As Standardized Testing Begins, NYC Officials Urge Parents, Students Not to 'Opt Out'
Annual state standardized testing begins tomorrow for students in third through eighth grades but after 200,000 children opted out of the exams last year, the debate is raging over the value of the tests. City officials say the exams are important and students should take them. NY1's Lindsey Christ filed the following report.
It was a massive protest — that led to real change.
One out of five students in New York State skipped the standardized tests last year.
The parents and teachers unions behind the 'opt out' movement said the high stakes exams led to too much test prep at the expense of real learning. They demanded the scores not be used for teacher evaluations, to judge whether schools should be closed or to determine whether students are promoted to the next grade. They wanted shorter tests with students not timed.
The pressure worked. City and state officials made all those changes.
Yet the protesters say they're determined to boost the opt-out numbers even more this year.
"It's not really about winning an issue," said City Councilman Daniel Dromm. "It's really about informing parents about their right to opt out."
Battle lines have been drawn. Mayor Bill de Blasio and his schools chief say students should take the tests.
"You're teaching kids that it's okay not to be able to do the whole work," said Schools Chancellor Carmen Farina. It really is important when you go to school to be accountable for what you're doing."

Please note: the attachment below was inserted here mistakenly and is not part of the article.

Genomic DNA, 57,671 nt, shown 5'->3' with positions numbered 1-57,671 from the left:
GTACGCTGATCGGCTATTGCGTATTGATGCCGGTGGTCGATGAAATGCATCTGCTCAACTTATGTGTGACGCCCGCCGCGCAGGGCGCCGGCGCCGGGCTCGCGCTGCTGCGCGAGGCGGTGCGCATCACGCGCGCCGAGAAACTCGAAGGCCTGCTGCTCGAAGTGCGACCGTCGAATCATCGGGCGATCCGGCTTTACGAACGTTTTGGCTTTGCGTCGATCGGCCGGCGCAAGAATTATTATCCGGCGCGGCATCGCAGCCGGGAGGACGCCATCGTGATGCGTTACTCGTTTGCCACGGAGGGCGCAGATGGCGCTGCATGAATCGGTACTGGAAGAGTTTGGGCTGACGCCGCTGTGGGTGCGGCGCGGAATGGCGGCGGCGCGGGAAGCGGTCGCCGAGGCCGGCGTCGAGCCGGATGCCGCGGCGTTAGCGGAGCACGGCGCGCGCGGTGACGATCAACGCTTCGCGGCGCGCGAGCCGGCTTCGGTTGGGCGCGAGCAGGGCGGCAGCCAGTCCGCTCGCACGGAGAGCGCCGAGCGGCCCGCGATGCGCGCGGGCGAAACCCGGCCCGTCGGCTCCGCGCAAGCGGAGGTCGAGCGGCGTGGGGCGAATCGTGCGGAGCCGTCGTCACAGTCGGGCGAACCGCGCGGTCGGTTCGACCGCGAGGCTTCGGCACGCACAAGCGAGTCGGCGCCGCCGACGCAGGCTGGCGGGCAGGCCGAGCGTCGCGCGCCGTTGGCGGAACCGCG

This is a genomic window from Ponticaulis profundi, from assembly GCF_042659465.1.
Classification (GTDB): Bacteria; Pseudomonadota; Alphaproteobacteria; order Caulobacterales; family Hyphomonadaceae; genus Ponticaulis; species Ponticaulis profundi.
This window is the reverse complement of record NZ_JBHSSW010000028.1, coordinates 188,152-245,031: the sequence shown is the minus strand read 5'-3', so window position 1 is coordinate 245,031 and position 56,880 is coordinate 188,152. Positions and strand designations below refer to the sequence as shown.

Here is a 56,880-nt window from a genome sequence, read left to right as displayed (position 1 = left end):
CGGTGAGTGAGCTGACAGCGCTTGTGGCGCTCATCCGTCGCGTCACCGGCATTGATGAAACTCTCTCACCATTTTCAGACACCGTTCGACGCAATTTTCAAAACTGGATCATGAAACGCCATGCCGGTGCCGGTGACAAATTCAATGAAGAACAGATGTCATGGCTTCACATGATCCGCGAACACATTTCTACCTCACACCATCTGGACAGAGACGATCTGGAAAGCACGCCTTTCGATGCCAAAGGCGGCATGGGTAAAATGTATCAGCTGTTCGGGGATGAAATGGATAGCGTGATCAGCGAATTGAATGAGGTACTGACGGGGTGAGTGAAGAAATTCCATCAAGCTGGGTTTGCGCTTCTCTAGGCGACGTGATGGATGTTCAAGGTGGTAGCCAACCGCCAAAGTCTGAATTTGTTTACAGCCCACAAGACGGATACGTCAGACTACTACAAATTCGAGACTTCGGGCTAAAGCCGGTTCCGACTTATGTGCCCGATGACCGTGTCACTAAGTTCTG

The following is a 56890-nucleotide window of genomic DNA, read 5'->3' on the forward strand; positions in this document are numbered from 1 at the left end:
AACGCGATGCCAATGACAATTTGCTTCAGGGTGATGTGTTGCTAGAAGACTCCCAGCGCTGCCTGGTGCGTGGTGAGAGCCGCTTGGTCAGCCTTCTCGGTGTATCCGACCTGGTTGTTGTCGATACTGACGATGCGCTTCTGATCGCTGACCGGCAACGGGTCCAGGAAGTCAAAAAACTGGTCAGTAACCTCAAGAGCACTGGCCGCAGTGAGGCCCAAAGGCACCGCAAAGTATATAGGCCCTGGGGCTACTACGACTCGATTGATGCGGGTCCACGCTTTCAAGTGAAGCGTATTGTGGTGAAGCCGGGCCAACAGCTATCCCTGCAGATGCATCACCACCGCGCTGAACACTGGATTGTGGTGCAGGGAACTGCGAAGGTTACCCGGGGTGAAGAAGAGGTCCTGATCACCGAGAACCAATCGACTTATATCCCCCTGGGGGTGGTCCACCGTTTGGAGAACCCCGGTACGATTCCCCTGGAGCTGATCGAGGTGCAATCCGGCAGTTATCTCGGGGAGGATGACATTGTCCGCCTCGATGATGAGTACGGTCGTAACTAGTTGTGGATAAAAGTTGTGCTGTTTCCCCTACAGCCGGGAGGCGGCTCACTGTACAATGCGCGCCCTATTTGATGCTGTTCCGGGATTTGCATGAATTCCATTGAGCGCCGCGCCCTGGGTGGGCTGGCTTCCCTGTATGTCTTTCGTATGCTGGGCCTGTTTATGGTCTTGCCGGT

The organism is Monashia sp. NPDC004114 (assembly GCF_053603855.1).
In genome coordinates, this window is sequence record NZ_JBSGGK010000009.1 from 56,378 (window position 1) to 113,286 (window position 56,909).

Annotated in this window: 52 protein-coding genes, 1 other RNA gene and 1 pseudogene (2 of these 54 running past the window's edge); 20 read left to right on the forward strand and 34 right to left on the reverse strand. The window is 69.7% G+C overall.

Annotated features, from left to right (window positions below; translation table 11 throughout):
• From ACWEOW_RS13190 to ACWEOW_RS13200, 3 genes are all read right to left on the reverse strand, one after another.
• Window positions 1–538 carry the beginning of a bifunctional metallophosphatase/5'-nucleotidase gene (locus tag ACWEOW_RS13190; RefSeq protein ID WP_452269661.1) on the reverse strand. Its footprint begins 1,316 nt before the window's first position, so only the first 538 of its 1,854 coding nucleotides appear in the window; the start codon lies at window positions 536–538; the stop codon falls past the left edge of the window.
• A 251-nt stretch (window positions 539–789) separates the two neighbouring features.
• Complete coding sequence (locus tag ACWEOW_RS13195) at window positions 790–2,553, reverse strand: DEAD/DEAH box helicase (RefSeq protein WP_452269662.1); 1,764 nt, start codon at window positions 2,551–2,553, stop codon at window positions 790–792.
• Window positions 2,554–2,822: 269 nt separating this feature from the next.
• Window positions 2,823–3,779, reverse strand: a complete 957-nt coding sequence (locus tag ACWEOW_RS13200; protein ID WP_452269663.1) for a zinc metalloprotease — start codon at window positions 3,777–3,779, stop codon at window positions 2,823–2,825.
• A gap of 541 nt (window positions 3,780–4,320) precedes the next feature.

A coalition of business and advocacy groups is running ads urging parents to 'opt in' — saying without a way to compare school performance, poor black and Hispanic students are more likely to be stuck in failing schools, with no accountability.
"What it really is about is taking away the information and power that lots of families of color have now to improve the education that their kids get that they did not have ten, fifteen, twenty years ago," said Derrell Bradford of the High Achievement New York Coalition.
But there's been a shift at State Board of Regents, which oversees the exam program. Longtime supporter of the testing, Merryl Tisch, retired as Chancellor and the Regents named Betty Rosa to replace her. Rosa immediately endorsed skipping the exams she now oversees.
"If I was a parent and I was not on the Board of Regents, I would opt out at this time, yes," said Board of Regents Chancellor Betty Rosa.
Last year, few parents in the city joined the statewide, opt-out movement. City officials hope that trend continues this year.
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